A civil liberties group in Canada is suing three tiers of government over potential privacy issues posed by Sidewalk Labs’s plan to develop a 12-acre smart city in Toronto, which will be approved or denied later this summer. The lawsuit aims to nullify the partnership that Sidewalk Labs, Google’s sibling company, has with the taxpayer-funded organization Waterfront Toronto. (Waterfront Toronto was created jointly by the federal, provincial, and municipal governments.) The Canadian Civil Liberties Association claims that Waterfront Toronto, let alone Sidewalk Labs, doesn’t have the jurisdiction to make rules about people’s privacy.
The government “sold out our constitutional rights to freedom from surveillance and sold it to the global surveillance mammoth of behavioral data collection: Google,” said Michael Bryant, the executive director and general counsel of the CCLA, in a press conference. The Canadian Civil Liberties Association joined with Toronto resident Lester Brown, who lives next to the Quayside neighborhood that Sidewalk Labs is proposing to develop, in suing the government. “Canada, Toronto, you are the lab rats in Google’s Sidewalk Lab,” Bryant said. “Our job at the Canadian Civil Liberties Association is to say to all three levels of government that Canadians should not be Google’s lab rat. This lab needs to be shut down and reset.”
Sidewalk Labs issued a statement, disputing the premise. “Sidewalk Labs is strongly committed to the protection and privacy of urban data,” the statement read. “In fact, we’ve been clear in our belief that decisions about the collection and use of urban data should be up to an independent data trust, which we are proposing for the Quayside project. This organization would be run by an independent third party in partnership with the government and ensure urban data is only used in ways that benefit the community, protect privacy, and spur innovation and investment. This independent body would have full oversight over Quayside. Sidewalk Labs fully supports a robust and healthy discussion regarding privacy, data ownership, and governance. But this debate must be rooted in fact, not fiction and fear-mongering.”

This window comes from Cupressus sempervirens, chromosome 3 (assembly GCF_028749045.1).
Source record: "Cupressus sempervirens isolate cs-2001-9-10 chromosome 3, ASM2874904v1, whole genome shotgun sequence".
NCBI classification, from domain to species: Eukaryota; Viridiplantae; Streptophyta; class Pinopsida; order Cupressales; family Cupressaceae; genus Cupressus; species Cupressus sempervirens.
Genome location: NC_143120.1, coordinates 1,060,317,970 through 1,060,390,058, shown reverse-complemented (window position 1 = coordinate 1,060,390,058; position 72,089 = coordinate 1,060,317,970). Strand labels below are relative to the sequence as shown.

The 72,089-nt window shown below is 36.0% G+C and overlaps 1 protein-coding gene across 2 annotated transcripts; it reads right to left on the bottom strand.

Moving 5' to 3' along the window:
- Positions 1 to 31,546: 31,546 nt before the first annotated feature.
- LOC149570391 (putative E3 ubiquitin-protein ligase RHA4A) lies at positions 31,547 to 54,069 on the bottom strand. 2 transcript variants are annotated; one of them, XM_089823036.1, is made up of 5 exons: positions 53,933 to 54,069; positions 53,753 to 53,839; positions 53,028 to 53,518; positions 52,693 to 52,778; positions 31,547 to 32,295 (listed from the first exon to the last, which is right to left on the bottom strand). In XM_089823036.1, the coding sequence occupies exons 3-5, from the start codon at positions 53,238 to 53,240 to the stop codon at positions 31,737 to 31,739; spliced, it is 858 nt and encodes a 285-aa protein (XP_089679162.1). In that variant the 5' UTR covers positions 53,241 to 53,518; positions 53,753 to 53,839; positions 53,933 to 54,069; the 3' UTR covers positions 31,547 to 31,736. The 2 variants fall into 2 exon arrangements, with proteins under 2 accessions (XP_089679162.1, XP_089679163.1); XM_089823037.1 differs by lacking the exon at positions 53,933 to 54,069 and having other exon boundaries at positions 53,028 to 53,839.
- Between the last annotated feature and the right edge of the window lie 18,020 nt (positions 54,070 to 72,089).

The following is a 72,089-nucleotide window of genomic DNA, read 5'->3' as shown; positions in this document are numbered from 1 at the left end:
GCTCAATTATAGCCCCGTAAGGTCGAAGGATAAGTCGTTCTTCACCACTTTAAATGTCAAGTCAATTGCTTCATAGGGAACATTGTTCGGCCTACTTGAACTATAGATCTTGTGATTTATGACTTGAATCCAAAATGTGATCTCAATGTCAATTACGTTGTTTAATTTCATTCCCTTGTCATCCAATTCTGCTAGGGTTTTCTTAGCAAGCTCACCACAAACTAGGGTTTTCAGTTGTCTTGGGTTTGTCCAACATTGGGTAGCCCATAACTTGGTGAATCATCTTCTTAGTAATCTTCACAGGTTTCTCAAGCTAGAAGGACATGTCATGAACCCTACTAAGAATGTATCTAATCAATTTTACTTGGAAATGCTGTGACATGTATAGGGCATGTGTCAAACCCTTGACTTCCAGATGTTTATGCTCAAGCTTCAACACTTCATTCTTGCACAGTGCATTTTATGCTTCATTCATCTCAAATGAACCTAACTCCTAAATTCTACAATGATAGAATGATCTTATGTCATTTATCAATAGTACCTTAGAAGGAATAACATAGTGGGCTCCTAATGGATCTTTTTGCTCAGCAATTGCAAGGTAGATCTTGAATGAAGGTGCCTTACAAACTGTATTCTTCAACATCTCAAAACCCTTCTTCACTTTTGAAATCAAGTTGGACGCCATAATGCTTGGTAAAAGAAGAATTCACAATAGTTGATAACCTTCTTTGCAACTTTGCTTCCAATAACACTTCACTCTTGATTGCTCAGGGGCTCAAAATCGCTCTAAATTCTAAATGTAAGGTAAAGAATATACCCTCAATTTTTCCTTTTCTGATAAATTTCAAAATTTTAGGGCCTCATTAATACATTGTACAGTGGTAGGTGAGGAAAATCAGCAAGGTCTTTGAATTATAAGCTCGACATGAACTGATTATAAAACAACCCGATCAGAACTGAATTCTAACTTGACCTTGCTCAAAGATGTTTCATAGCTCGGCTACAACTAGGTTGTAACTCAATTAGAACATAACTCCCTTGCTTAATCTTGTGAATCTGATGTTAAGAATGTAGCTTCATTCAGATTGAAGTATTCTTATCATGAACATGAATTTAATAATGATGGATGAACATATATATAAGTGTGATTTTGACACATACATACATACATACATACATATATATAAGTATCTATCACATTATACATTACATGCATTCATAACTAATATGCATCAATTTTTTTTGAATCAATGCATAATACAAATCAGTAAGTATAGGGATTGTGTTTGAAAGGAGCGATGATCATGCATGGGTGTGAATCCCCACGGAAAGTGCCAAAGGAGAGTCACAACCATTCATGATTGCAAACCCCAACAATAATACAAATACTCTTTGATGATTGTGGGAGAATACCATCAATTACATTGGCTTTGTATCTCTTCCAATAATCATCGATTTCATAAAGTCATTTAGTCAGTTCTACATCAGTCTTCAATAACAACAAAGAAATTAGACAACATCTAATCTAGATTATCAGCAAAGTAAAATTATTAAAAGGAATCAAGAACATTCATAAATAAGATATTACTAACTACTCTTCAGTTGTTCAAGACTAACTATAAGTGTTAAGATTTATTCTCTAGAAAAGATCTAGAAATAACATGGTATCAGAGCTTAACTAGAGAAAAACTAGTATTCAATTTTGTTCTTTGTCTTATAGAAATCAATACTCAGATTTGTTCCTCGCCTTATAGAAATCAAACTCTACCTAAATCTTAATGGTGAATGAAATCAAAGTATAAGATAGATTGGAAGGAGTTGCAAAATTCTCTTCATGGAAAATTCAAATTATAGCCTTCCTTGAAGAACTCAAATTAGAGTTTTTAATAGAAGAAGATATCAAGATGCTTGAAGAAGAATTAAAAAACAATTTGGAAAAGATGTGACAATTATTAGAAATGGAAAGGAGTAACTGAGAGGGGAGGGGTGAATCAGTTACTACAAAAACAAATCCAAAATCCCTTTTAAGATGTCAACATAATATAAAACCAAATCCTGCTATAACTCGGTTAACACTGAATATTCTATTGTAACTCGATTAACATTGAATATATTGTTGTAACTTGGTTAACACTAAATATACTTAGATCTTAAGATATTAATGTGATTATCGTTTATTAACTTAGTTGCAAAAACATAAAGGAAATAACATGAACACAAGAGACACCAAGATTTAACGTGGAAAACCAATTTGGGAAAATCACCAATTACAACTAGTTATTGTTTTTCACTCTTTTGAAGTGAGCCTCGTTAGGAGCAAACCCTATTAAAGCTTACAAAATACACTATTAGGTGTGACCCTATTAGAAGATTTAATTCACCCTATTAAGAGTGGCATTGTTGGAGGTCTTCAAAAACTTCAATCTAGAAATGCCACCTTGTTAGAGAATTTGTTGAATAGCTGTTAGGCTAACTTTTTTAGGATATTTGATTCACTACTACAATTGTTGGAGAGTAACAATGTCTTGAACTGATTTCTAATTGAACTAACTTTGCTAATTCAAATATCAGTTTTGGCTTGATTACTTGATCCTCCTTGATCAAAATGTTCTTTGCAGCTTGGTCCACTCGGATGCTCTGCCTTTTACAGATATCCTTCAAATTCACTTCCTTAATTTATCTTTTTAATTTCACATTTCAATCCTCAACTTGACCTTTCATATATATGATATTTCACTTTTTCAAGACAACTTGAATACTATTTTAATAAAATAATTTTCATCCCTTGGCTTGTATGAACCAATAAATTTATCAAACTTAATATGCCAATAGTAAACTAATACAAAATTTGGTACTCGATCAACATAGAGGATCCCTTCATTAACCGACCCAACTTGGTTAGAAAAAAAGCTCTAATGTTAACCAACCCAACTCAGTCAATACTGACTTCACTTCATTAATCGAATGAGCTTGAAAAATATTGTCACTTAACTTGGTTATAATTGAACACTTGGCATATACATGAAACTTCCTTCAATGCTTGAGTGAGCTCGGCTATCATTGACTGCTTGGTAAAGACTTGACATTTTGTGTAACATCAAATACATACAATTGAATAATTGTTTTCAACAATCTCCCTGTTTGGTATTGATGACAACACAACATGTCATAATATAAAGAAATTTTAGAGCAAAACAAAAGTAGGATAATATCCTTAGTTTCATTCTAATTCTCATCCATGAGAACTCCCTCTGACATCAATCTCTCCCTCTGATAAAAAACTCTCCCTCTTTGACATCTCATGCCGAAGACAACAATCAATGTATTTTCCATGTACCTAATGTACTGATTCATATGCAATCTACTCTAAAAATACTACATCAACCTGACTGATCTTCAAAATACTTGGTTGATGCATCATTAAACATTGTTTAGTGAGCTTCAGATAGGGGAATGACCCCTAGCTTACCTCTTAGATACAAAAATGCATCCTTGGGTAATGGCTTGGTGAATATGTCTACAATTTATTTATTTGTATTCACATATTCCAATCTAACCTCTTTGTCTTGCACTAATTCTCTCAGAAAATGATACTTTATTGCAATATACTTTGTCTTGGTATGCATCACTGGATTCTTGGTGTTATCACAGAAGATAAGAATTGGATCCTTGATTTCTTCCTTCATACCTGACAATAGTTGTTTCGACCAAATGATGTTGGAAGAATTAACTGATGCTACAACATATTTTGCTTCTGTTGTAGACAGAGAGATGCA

Longstanding concerns about privacy
Since the project’s inception, critics–including Jim Balsillie, the former co-CEO of Blackberry–have been raising the alarm about potential risks to people’s privacy. Ann Cavoukian, the former Information and Privacy Commissioner for the Canadian province of Ontario who joined the project early, quit in October 2018. The reason? Sidewalk Labs had decided not to require that all data collected by third parties in the development be instantly de-identified at the source, which would mean that sensitive data like people’s faces or license plates could still potentially be used for corporate profit. “I knew the smart city of privacy wasn’t going to happen,” she says. “That’s why I resigned: I said, I can’t go along with it.”
Not helping matters: Sidewalk Labs’s plans have been secretive, with little space for public comment (though the organization does regularly open its office to the public to garner feedback). “Citizens in the area don’t feel that they’ve been consulted appropriately,” Cavoukian says. “They feel they should sign off on some of these futuristic models that are emanating from Sidewalk Labs. So I think they’re going to get a lot of resistance.”